This last and final point is probably a liberationist perspective (argument from experience) with a catholic bias (taking a wider entirety of experience than typical). I hope all of it is helpful.

And if nothing else, this blog post has helped me prepare that sermon on Joseph for tomorrow.

6 comments:

  1. What a horrible postmodern world the average individual is imprisoned by. Feminism, Mark Driscoll, and you quoting Galatians to mean androgyny... Joseph was simply a man.

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  2. Well, what I actually said was that our life in Christ is somehow "beyond" gender, which is simply a riff on what is really there in Galatians--there is longer... This is not just a Pauline concept. Jesus himself says in the kingdom we will not be given in marriage. So I don't think this is saying Paul means androgyny, it's more an eschatological point.

    And yes, Joseph was simply a man. Which may or may not be the kind of fact available for us to allegorize. That's part of my point. Thanks for your comment. I hope you can also engage the posts here without simply attacking them. Thanks.

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  3. As always, PC, you've given me something meaningful to consider here. How have my own understanding/ideas/perceptions about gender roles played into my read of Joseph (or any other Biblical figure, for that matter)? In what ways, to what effect does revisiting scripture with this fresh insight change things?

    Your "cabin-in-the-woods" analogy reminds me, too, of so many camp and youth events over the years (and in my professional work with young adults since that time) where I have seen the same outcomes. As with so many things about that developmental stage of life, individual behavior among peers can be heavily-influenced by how we feel others view/respond to us. Even if things don't start off in stereotypic gender role territory, I've watched the dynamic slide into it over the course of hours/days, frequently in an attempt to preserve in-group behavioral norms. As if mimicking the "expected" behavior might herald: "Hey, I'm one of you, just like you. See? We do/say/laugh at/like/participate in the same things." Despite well-meaning intentions and desire to make a positive, safe, welcoming and comfortable environment, I wonder how many members of our church family(ies) feel constrained when the way we arrange activities or ministries reinforces or in fact draws on those expected roles.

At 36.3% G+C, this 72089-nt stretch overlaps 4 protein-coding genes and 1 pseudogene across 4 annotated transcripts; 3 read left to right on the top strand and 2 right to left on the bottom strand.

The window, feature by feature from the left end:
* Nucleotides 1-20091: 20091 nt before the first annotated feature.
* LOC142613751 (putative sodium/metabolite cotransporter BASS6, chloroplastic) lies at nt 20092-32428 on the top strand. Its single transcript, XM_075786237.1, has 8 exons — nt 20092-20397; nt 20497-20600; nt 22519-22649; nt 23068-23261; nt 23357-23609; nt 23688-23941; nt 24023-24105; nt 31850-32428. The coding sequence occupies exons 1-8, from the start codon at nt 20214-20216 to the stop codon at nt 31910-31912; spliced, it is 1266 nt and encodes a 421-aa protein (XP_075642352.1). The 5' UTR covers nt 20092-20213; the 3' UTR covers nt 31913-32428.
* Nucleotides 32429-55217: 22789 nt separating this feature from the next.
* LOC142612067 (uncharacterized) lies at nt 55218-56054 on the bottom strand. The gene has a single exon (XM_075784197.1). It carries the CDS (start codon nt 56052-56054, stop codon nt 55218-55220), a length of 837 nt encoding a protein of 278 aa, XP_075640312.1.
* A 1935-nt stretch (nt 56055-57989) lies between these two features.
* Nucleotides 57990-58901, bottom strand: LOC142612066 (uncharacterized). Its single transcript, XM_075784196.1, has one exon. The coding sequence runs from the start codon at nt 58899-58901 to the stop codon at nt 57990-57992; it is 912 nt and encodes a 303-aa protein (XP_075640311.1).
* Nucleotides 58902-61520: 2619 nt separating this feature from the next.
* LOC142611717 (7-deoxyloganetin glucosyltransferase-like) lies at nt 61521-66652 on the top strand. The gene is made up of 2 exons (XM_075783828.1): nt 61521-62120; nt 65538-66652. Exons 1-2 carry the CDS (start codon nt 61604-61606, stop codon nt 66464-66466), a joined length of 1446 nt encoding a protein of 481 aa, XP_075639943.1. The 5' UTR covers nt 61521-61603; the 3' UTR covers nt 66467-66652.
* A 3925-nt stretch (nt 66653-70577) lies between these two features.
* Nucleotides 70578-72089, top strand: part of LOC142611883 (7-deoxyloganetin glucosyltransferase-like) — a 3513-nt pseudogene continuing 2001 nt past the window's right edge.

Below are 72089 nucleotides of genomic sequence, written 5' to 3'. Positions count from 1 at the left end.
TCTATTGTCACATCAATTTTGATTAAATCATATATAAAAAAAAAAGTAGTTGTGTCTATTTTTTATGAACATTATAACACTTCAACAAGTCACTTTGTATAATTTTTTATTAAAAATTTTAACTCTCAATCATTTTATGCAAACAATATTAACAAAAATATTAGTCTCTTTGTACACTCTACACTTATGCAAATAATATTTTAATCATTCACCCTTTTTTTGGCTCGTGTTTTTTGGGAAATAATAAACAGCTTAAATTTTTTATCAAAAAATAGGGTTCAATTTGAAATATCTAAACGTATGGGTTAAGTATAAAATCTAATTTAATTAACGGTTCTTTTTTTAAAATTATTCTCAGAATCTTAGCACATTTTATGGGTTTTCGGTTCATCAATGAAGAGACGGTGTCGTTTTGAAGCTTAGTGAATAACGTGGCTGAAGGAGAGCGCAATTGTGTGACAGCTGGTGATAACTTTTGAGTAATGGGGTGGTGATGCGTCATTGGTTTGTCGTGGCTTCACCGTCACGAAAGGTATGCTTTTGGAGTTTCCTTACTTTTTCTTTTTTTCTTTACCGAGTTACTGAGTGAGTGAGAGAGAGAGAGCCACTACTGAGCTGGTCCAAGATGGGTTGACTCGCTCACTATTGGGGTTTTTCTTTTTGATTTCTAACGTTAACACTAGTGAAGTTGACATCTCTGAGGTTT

Feminism as horrible, imprisoning postmodernity does not compute in any rational, nor meaningful way for me.

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  4. The book I linked to above on Transformative Lutheran Theologies is a wonderful resource. I recommend it highly.

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  5. Will check it out. Had it bookmarked already on my Amazon list and can only think that you must have mentioned it to me before now. :) Time to read it, it seems.

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  6. Men don't like church because it's boring. Really, really boring. Why bother?